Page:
Freshman Sen. Ted Cruz, R-Texas, suggested to Sen. John McCain, R-Ariz., that he no longer represents the majority of Senate Republicans on the issue of increasing the debt ceiling — and he offered a bet to prove it.

“There may be more ‘wacko birds’ in the Senate than is suspected,” Cruz said on the Senate floor, recalling the name that McCain once applied to Cruz and Sen. Rand Paul, R-Ky., after their talking filibuster against President Obama’s drone policy.

To test the hypothesis, Cruz suggested that McCain circulate a letter to the GOP conference stating that Republicans support allowing Senate Democrats to raise the debt limit with a simple majority.

“I believe he will find that his representation to this body, that it is only a minority of Republicans that oppose, that is not accurate,” Cruz said.

The Texas lawmaker offered McCain a bet: If McCain gets a majority of the GOP conference to sign such a letter, “I will offer here and now to go to a home game of my Houston Astros wearing an Arizona Diamondbacks hat,” Cruz said. “But I stand in complete comfort that I will not find myself in that situation because I don’t believe it’s a right that a majority of Republicans in this body have given up the fight on spending.”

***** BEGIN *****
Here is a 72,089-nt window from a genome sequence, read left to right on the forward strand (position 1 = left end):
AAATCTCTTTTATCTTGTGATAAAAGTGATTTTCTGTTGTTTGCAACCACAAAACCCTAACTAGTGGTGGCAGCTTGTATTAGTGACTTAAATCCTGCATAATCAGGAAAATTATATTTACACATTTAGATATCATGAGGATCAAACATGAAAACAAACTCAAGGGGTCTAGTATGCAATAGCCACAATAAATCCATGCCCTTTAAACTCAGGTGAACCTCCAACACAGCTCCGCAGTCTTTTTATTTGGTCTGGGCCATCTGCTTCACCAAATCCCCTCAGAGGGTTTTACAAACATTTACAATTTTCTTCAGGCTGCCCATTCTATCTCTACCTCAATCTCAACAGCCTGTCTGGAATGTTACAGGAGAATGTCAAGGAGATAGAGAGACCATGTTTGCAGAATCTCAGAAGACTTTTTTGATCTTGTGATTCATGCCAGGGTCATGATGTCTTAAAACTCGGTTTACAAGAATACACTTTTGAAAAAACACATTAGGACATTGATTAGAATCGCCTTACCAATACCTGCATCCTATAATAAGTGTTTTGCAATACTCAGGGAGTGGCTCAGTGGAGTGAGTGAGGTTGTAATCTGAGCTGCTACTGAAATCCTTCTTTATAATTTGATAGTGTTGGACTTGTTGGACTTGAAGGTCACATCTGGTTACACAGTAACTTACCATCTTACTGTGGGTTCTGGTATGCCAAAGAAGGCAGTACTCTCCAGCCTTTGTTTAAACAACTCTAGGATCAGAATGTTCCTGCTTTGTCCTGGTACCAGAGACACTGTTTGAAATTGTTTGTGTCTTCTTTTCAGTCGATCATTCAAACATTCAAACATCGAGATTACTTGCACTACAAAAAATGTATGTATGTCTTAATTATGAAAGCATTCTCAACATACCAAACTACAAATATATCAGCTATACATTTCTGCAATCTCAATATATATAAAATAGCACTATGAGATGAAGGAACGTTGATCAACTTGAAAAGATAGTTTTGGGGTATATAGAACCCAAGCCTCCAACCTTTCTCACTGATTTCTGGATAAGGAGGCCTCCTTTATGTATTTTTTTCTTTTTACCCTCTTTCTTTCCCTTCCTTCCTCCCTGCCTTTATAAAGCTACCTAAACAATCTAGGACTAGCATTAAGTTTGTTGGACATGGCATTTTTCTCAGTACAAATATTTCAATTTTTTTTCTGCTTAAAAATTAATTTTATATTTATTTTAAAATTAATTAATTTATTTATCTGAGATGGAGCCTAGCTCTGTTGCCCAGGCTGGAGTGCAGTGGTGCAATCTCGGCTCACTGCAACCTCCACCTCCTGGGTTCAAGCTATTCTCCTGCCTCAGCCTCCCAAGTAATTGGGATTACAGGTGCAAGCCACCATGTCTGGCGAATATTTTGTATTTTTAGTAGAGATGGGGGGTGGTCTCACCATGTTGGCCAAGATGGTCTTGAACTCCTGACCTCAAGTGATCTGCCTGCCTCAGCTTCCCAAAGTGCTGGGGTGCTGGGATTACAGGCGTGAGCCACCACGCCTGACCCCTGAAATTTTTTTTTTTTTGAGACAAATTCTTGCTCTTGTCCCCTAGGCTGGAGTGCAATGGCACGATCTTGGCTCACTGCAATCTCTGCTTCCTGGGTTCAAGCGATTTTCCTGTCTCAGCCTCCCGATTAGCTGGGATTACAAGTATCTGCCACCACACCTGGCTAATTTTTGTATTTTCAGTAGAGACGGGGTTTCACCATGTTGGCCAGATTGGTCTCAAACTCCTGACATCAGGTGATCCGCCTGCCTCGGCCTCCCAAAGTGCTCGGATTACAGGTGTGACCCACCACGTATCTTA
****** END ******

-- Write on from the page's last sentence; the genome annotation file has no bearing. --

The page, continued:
McCain attacked Cruz’s position two days ago. “For four years, four years, we complained about the fact that the majority leader … would refuse to bring a budget to the floor of the United States Senate,” McCain said on the floor. “What [do] we on my side of the aisle keep doing? We don’t want a budget unless — unless — we put requirements on the conferees that are absolutely out of line and unprecedented.”

Sen. Mike Lee, R-Utah, explained why he, Cruz and Paul oppose going to conference unless Senate Democrats promise they won’t use the conference as a vehicle to raise the debt ceiling.

“We want a very simple assurance that any conference report that results from this conference will not be used to raise the debt limit,” Lee said on Tuesday. “We want some assurances that this important decision will be made under the regular order of the Senate — that the normal rules of the Senate will apply to this, that this won’t be negotiated behind closed doors in a backroom deal.”